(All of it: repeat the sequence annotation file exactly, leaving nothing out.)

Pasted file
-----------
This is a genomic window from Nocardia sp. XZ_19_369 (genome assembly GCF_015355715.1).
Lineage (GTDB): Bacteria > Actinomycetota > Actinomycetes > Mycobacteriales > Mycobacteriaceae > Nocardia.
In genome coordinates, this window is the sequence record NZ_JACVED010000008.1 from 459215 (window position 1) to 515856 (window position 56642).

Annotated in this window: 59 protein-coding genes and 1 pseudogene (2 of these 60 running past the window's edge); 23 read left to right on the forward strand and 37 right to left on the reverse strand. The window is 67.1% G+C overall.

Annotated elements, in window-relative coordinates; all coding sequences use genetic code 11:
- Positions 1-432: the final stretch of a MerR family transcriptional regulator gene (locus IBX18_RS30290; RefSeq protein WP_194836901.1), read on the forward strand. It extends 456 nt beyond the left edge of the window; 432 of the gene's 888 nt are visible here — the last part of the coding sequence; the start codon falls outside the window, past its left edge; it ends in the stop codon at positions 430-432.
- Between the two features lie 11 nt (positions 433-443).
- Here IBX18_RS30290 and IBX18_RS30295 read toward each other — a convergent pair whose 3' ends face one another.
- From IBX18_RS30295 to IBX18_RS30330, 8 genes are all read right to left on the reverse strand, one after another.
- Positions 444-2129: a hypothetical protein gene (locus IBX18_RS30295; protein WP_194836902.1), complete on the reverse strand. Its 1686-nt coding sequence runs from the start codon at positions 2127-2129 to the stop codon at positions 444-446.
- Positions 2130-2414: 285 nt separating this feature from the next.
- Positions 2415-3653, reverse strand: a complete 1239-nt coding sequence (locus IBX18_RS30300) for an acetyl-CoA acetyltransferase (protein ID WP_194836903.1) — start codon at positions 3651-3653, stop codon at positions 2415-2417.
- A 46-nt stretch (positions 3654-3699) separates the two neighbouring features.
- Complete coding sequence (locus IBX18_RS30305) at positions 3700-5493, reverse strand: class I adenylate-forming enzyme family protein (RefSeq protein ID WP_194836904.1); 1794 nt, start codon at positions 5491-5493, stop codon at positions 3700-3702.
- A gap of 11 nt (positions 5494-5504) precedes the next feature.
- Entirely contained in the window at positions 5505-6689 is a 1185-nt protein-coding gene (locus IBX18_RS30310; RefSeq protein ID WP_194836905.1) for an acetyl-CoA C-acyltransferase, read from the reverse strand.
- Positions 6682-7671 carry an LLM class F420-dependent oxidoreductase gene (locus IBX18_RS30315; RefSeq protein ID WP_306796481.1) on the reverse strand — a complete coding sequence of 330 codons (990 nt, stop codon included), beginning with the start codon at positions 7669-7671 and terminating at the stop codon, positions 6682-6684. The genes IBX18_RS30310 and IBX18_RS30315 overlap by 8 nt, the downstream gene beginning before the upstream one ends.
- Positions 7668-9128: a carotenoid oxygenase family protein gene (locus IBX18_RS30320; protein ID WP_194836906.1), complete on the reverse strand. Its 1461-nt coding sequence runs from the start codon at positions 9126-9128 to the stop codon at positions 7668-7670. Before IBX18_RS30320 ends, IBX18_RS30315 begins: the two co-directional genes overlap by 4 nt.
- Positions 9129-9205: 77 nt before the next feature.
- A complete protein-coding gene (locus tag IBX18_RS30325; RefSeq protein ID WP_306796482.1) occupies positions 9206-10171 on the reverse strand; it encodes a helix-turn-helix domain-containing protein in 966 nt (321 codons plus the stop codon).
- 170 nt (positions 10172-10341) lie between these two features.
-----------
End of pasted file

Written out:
This is a genomic window from Nocardia sp. XZ_19_369 (genome assembly GCF_015355715.1).
Lineage (GTDB): Bacteria > Actinomycetota > Actinomycetes > Mycobacteriales > Mycobacteriaceae > Nocardia.
In genome coordinates, this window is the sequence record NZ_JACVED010000008.1 from 459215 (window position 1) to 515856 (window position 56642).

Annotated in this window: 59 protein-coding genes and 1 pseudogene (2 of these 60 running past the window's edge); 23 read left to right on the forward strand and 37 right to left on the reverse strand. The window is 67.1% G+C overall.

Annotated elements, in window-relative coordinates; all coding sequences use genetic code 11:
- Positions 1-432: the final stretch of a MerR family transcriptional regulator gene (locus IBX18_RS30290; RefSeq protein WP_194836901.1), read on the forward strand. It extends 456 nt beyond the left edge of the window; 432 of the gene's 888 nt are visible here — the last part of the coding sequence; the start codon falls outside the window, past its left edge; it ends in the stop codon at positions 430-432.
- Between the two features lie 11 nt (positions 433-443).
- Here IBX18_RS30290 and IBX18_RS30295 read toward each other — a convergent pair whose 3' ends face one another.
- From IBX18_RS30295 to IBX18_RS30330, 8 genes are all read right to left on the reverse strand, one after another.
- Positions 444-2129: a hypothetical protein gene (locus IBX18_RS30295; protein WP_194836902.1), complete on the reverse strand. Its 1686-nt coding sequence runs from the start codon at positions 2127-2129 to the stop codon at positions 444-446.
- Positions 2130-2414: 285 nt separating this feature from the next.
- Positions 2415-3653, reverse strand: a complete 1239-nt coding sequence (locus IBX18_RS30300) for an acetyl-CoA acetyltransferase (protein ID WP_194836903.1) — start codon at positions 3651-3653, stop codon at positions 2415-2417.
- A 46-nt stretch (positions 3654-3699) separates the two neighbouring features.
- Complete coding sequence (locus IBX18_RS30305) at positions 3700-5493, reverse strand: class I adenylate-forming enzyme family protein (RefSeq protein ID WP_194836904.1); 1794 nt, start codon at positions 5491-5493, stop codon at positions 3700-3702.
- A gap of 11 nt (positions 5494-5504) precedes the next feature.
- Entirely contained in the window at positions 5505-6689 is a 1185-nt protein-coding gene (locus IBX18_RS30310; RefSeq protein ID WP_194836905.1) for an acetyl-CoA C-acyltransferase, read from the reverse strand.
- Positions 6682-7671 carry an LLM class F420-dependent oxidoreductase gene (locus IBX18_RS30315; RefSeq protein ID WP_306796481.1) on the reverse strand — a complete coding sequence of 330 codons (990 nt, stop codon included), beginning with the start codon at positions 7669-7671 and terminating at the stop codon, positions 6682-6684. The genes IBX18_RS30310 and IBX18_RS30315 overlap by 8 nt, the downstream gene beginning before the upstream one ends.
- Positions 7668-9128: a carotenoid oxygenase family protein gene (locus IBX18_RS30320; protein ID WP_194836906.1), complete on the reverse strand. Its 1461-nt coding sequence runs from the start codon at positions 9126-9128 to the stop codon at positions 7668-7670. Before IBX18_RS30320 ends, IBX18_RS30315 begins: the two co-directional genes overlap by 4 nt.
- Positions 9129-9205: 77 nt before the next feature.
- A complete protein-coding gene (locus tag IBX18_RS30325; RefSeq protein ID WP_306796482.1) occupies positions 9206-10171 on the reverse strand; it encodes a helix-turn-helix domain-containing protein in 966 nt (321 codons plus the stop codon).
- 170 nt (positions 10172-10341) lie between these two features.